Plans for Interstate 81's viaduct through Syracuse were slowed by a lawsuit that made claims about the plans' effects on residents. An I-81 street sign is pictured here. Photo by Michael Greenlar

The New York State Department of Transportation plans to appeal a judge’s ruling that the state needed to do perform additional reviews before tearing down the Interstate 81 viaduct.

New York State Attorney General Letitia James filed the appeal Friday, according to court records.

James’ initial filing doesn’t get into arguing the merits of the ruling by Judge Gerard Neri. The attorney general’s office filed the paperwork in New York State Appellate Division’s Fourth District. That court is based in Rochester and covers a 22-county region.

Neri ruled Feb. 14 that the project could largely move forward but that the Department of Transportation needed to perform additional environmental reviews before tearing down the viaduct.

Neri wrote that the state needed to review:

  • Air quality near Interstate 481.
  • Potential effects on water resources.
  • The impact of Micron on traffic.

The lawsuit was filed by Renew 81 for All, a group led by Onondaga County Legislator Charles Garland, former Syracuse Police Chief Frank Fowler and suburban politicians.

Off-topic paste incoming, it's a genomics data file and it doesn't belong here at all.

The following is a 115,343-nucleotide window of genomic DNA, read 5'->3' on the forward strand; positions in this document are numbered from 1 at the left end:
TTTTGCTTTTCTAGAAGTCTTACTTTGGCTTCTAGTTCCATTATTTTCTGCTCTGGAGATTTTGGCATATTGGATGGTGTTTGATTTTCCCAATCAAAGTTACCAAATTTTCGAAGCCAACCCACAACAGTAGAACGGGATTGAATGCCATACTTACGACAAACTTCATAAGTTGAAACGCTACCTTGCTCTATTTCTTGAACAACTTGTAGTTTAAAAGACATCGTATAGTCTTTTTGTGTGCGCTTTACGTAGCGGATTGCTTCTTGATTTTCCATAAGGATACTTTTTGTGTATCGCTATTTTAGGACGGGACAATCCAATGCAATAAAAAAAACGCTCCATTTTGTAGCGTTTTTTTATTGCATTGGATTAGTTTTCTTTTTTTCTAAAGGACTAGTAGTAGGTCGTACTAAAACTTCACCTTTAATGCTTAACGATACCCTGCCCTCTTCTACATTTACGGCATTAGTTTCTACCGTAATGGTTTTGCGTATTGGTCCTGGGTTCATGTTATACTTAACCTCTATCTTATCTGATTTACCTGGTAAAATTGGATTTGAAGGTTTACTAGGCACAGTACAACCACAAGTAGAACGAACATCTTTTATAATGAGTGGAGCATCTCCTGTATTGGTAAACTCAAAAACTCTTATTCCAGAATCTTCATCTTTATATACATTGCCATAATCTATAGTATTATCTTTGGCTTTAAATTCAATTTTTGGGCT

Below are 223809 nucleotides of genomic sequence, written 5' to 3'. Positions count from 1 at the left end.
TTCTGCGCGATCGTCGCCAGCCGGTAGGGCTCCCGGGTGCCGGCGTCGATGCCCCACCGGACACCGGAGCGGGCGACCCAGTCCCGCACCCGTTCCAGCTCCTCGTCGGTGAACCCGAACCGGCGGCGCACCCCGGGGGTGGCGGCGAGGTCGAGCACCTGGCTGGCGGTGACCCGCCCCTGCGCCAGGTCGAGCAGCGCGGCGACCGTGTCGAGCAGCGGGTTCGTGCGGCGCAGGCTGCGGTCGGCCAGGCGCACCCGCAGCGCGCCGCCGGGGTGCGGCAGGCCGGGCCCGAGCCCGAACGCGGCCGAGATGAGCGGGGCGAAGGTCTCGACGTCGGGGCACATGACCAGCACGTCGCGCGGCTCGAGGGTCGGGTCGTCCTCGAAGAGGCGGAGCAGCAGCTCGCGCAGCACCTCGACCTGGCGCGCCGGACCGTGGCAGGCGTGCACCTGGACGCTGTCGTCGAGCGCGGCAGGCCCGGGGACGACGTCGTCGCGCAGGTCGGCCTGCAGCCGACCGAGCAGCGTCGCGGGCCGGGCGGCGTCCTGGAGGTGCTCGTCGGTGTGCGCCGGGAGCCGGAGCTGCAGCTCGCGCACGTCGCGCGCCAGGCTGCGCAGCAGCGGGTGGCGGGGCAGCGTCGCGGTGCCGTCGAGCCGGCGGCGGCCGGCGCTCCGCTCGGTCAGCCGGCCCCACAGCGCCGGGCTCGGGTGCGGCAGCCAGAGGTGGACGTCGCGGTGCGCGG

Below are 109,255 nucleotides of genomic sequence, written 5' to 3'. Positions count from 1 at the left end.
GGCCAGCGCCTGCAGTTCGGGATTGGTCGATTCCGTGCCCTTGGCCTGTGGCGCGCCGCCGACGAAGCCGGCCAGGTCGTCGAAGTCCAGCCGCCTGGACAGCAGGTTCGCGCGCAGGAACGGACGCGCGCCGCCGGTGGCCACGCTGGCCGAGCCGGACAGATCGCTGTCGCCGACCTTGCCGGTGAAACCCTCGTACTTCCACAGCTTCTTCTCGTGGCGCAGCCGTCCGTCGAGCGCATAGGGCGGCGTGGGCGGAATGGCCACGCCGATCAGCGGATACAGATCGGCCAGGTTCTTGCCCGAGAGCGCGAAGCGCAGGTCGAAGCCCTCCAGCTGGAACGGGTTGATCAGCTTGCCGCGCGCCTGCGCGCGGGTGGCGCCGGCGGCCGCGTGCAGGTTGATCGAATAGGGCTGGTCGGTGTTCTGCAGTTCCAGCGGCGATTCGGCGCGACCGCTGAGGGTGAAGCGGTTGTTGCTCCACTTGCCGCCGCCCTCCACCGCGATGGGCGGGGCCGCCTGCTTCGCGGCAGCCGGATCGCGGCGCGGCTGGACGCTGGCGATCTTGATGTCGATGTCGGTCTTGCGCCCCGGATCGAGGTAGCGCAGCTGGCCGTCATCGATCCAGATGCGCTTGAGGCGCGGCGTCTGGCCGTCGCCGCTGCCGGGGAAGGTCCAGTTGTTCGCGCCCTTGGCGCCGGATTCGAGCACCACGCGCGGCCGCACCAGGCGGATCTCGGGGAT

Renew 81 filed its lawsuit in September, a few months after the DOT finalized its plans to replace the I-81 viaduct that runs through Syracuse with a community grid.

The group argued the environmental review performed by the state was incomplete. For projects like the teardown of Interstate 81, the state must conduct environmental reviews that comply with the State Environmental Quality Review Act.

At the time, Lanessa Owens-Chaplin, director of the New York Civil Liberties Union’s Environmental Justice Project said she believed the DOT had done a “robust air quality review.” Owens-Chaplin has advocated for the community grid option.

Neri in his February ruling threw out claims by Renew 81 for All about the project’s impact on the South Side.

Owens-Chaplin called Neri’s decision regarding Micron’s effect on the project a “red herring.” He ruled ruled that size of the Micron project necessitated the state review its impact on traffic on Interstate 81.

Onondaga County Legislator Charles Garland, who championed the lawsuit, called Neri’s ruling a “mutual win.”

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Chris Libonati covers government, accountability and equity. Have a tip? Contact Chris at 585-290-0718 or